QA (Quality Assurance) is one of the most important aspects of any video game (let alone, product); Wario and his developer friends of Diamond City are going to find out just how important in WarioWare: Get It Together. Mischievous bugs and glitches have invaded Wario’s brand new release, causing him and his team to get sucked right up into the game… think Jumanji on a budget! On the bright side, at least they can enjoy the fully immersive experience!
Will WarioWare: Get It Together bring in all those big bucks clamoured for by Wario, or does the game just not quite have it all together? Find out in our review, after the break!
WarioWare: Get It Together
Developed by Intelligent Systems and Nintendo EPD
Published by Nintendo
Released: 10th September 2021
Review copy provided by Nintendo UK
The announcement that Nintendo were releasing a brand new WarioWare game got me pretty excited. I had always been a huge fan of the chaotic and absurd bite-sized fun since I first played the Gamecube remake of the original title, WarioWare, Inc.: Mega Party Games! I could go into great depths of what the series meant to me during my childhood, but perhaps a separate feature would be a more suitable time. Hopefully, that should explain my excitement, especially since this is the first game, that wasn’t a remake or spin-off, in fourteen years; here’s hoping Wario Land is next!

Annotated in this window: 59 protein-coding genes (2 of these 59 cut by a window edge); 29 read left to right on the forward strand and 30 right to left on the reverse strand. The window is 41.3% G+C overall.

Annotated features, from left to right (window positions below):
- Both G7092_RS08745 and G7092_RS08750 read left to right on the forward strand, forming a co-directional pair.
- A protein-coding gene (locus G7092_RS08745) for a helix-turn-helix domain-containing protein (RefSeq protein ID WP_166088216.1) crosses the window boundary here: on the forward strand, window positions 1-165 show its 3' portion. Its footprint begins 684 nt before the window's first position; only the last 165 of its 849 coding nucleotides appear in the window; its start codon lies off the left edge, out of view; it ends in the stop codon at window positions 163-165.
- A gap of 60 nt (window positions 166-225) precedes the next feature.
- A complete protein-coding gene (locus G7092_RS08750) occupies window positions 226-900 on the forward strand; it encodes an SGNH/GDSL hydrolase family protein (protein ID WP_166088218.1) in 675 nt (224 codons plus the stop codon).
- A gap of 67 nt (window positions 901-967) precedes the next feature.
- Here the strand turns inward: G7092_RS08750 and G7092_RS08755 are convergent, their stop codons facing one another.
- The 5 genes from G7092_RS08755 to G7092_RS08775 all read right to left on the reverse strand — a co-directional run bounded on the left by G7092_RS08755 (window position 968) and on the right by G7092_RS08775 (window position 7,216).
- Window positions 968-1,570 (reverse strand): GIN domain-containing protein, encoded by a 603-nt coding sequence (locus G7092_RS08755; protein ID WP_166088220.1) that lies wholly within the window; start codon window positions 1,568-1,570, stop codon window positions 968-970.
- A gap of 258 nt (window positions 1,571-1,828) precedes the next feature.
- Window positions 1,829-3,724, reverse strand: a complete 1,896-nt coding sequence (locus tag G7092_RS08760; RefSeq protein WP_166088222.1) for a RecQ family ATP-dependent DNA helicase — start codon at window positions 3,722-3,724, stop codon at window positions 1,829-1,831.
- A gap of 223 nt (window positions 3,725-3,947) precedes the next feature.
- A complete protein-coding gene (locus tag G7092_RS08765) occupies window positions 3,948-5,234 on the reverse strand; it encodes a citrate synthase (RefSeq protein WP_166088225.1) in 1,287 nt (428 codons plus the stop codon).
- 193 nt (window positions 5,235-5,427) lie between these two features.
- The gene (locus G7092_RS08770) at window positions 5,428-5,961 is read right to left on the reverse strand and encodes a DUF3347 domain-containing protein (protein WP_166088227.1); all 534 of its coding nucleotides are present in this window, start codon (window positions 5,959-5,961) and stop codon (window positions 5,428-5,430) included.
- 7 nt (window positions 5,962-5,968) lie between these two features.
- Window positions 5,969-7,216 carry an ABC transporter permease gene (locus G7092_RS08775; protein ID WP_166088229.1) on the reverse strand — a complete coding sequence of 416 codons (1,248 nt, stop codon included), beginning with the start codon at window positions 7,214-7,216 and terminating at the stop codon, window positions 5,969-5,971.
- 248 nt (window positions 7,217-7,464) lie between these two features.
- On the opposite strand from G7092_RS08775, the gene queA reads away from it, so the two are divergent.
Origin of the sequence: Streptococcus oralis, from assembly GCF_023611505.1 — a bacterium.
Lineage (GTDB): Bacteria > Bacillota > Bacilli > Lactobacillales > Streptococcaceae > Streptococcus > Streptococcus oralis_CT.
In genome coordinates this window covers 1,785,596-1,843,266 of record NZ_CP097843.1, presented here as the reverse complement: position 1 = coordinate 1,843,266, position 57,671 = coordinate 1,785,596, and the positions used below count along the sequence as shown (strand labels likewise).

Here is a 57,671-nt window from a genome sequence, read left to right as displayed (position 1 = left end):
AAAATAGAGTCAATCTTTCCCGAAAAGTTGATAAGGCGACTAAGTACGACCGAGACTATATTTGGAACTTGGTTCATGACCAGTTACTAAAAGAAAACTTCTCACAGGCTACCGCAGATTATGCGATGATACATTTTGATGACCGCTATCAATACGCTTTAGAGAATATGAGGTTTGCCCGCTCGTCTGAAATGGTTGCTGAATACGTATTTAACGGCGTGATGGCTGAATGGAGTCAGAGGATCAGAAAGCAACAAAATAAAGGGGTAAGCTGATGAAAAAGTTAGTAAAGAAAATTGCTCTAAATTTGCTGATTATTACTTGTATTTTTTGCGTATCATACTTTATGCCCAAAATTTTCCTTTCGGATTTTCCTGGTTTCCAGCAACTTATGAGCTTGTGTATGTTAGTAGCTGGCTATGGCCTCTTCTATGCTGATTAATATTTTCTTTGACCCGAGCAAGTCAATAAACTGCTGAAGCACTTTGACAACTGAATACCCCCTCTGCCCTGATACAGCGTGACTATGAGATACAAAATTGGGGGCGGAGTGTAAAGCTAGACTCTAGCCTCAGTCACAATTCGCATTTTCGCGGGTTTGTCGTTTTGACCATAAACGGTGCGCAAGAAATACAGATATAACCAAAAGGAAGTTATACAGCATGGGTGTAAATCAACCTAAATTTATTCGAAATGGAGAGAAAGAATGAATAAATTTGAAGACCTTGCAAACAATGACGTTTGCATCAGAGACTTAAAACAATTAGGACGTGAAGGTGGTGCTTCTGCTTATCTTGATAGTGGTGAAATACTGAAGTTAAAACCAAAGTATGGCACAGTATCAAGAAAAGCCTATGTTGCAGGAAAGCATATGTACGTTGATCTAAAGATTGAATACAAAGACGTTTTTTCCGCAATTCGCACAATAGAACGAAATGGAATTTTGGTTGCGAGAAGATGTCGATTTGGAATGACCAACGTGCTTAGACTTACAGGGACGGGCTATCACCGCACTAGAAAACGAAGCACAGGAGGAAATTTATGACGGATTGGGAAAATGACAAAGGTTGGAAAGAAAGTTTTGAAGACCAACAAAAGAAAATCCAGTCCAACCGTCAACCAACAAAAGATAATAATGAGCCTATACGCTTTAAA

Here’s a little overview of how the game works for those who have never played a WarioWare game before. The games generally follow the adventures and mishaps of the various residents of Diamond City, who also happen to be friends with Wario. Mona, for example, is a highschool cheerleader who holds many other small jobs, and Orbulon is an alien who has been saying he’ll invade Earth for at least the past 18 or so years! Each character has a set of microgames to complete, each one lasting only about five to ten seconds. The microgames are picked, at random, from the character’s respective categories. 9-Volt’s games, for example, are based on Nintendo classics, and Mona’s games are inspired by everyday events (such as picking your nose). If you complete the microgame, you’ll go onto the next one in rapid-fire action, fail it, and you’ll lose a life… I shouldn’t have to tell you that losing all four rewards you with a Game Over.